Gina Ruggeri through material and immaterial
Gina Ruggeri teaches Drawing at Vassar and SUNY-Purchase. She received her MFA in Painting and Printmaking from the Yale School of Art, and her BFA from the Maryland Institute College of Art. Ruggeri’s work explores its relationship to the spaces in which it appears: gallery, studio, or otherwise. Her trompe l’oeil vinyls create canyons, smoking craters and forests, all dissolving the gallery wall as they pull viewers’ eyes and minds deep into their illusionary recesses. Her recent exhibitions include a solo show in 2010 at the Aldrich Contemporary Art Museum in Ridgefield, CT, which is conceived as a constellation of large-scale paintings on Mylar (polyester film or plastic sheet), cut out and attached flush to the Museum’s walls. The works depict imaginary landscape fragments that merge seamlessly with the gallery’s surfaces, activating the space. Surrounding the viewer from floor to ceiling, the images are rendered with dramatic spatial intensity, and take into account the viewer’s physical viewpoint.
Ruggeri’s work also oscillates between the material and the immaterial, and painting and drawing. Much of the immaterial quality emerges when we approach the painting and at close inspection it becomes a pattern of intimate marks, more like an abstract drawing, making us lose our grasp of the overall appearance.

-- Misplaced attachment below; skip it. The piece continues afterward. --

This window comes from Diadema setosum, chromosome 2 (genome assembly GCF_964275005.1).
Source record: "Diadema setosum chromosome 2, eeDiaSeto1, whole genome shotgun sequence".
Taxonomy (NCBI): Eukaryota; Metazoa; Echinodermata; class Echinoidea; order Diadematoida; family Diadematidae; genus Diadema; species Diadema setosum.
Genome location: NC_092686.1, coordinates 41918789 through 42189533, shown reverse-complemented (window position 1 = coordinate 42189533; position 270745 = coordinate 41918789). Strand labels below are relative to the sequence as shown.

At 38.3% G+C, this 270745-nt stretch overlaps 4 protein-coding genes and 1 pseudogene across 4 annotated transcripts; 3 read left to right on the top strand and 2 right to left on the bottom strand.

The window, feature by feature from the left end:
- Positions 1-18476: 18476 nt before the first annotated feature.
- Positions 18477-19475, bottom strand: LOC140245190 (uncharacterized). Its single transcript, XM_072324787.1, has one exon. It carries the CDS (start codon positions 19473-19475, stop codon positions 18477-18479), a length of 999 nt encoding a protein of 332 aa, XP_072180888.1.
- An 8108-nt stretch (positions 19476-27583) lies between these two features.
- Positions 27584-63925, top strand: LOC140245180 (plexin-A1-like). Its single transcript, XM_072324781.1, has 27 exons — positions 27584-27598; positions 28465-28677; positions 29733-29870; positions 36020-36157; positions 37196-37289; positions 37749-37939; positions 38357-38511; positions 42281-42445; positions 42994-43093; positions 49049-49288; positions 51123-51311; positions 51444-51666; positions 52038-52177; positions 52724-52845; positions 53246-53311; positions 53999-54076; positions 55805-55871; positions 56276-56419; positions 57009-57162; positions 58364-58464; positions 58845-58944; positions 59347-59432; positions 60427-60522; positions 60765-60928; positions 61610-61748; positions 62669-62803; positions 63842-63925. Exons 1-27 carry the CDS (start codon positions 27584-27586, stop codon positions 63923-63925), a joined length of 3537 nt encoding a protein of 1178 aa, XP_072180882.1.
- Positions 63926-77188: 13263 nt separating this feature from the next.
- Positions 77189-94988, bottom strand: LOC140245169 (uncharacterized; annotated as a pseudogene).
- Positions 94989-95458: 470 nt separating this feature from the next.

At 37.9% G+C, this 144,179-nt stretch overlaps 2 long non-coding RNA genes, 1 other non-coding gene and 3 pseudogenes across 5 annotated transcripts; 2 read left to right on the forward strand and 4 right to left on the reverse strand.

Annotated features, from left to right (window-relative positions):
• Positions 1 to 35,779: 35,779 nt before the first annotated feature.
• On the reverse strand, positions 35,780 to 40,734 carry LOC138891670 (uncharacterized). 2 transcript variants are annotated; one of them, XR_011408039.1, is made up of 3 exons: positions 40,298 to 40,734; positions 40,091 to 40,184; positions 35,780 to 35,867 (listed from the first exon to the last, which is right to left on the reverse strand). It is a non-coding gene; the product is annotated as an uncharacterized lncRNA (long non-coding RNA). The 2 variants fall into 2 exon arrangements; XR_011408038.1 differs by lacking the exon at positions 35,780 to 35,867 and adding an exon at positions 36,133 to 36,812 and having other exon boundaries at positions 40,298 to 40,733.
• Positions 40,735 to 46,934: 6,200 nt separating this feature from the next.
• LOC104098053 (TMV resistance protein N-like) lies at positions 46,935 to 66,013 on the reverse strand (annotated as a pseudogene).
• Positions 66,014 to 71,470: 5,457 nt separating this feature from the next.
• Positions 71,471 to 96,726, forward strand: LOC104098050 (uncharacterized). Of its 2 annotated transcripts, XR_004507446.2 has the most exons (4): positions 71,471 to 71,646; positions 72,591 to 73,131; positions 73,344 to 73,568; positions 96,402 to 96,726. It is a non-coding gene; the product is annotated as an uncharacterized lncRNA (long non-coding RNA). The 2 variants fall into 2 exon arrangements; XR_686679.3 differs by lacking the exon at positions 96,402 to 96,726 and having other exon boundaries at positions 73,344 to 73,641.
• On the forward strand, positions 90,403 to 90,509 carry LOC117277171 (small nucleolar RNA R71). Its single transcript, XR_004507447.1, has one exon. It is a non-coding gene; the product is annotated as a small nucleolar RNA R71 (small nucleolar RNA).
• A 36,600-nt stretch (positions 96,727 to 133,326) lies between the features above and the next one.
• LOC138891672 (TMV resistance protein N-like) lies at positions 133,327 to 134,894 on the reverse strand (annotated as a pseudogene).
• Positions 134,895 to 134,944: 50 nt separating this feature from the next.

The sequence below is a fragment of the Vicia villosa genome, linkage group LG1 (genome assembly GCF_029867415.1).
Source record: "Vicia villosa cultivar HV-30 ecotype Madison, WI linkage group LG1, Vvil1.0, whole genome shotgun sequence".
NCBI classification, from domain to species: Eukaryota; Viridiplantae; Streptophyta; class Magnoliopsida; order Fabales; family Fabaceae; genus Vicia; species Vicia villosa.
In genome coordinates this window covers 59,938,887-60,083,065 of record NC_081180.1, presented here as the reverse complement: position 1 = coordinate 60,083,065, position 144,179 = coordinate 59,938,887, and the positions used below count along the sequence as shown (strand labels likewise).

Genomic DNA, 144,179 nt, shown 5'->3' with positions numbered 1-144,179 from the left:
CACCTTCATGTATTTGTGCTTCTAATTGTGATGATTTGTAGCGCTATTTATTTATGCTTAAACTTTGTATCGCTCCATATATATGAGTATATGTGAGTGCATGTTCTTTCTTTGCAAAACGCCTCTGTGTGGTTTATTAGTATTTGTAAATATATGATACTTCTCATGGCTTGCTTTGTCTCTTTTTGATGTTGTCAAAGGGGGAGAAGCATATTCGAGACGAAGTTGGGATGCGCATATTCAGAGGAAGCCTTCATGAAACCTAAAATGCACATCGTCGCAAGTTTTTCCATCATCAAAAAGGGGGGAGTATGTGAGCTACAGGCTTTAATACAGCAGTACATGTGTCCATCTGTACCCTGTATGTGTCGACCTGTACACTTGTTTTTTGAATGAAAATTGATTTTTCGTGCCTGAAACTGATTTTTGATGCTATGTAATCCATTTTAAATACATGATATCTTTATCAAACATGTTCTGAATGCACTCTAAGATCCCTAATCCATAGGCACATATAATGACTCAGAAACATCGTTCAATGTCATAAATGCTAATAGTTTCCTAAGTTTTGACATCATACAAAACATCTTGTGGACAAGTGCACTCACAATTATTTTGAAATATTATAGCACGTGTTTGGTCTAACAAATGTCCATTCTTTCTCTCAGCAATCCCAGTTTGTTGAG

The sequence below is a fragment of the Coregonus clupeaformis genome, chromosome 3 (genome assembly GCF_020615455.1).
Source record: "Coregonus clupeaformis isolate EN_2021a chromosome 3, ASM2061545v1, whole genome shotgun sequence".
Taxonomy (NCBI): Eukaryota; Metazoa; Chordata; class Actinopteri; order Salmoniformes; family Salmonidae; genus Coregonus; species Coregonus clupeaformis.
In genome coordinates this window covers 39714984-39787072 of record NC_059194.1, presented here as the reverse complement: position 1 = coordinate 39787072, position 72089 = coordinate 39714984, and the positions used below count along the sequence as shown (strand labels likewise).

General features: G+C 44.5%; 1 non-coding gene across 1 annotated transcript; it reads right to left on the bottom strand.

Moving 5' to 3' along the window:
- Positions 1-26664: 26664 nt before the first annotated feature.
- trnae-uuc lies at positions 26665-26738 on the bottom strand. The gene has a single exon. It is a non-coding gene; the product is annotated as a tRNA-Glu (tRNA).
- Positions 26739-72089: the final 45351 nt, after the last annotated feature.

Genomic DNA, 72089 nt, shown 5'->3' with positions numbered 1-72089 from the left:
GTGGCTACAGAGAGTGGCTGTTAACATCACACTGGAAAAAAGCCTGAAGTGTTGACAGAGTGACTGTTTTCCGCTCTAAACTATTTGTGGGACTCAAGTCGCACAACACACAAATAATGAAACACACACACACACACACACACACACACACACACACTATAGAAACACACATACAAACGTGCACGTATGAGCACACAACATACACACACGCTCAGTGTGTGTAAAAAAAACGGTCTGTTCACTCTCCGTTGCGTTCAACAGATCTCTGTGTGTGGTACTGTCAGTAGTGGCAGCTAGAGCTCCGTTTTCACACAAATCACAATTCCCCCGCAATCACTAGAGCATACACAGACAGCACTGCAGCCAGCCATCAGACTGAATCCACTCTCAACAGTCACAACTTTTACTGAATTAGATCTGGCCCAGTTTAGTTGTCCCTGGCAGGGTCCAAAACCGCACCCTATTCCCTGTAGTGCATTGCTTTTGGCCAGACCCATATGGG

As the works move from form to formlessness and back to form, they question the illusionary space not only of the paintings/drawings themselves, but of the museum as well. They remind us that not everything is what it seems—museums may not be what they seem! Ultimately, Ruggeri’s paintings/drawings are a catalyst for experiencing real and imagined environments through her impeccable work.
Crack, 2010. Acrylic on Mylar
Cavern Plume, 2010. Acrylic on Mylar
Cloudsmoke; acrylic on Mylar cutout
Fractured Slab, 2010. Acrylic on polyester mesh with wood
Two, 2011. Acrylic on Mylar
Hedges, 2008. Acrylic on polyester mesh with wood
Caverns; acrylic on Mylar
Turf Fold; acrylic on Mylar cutout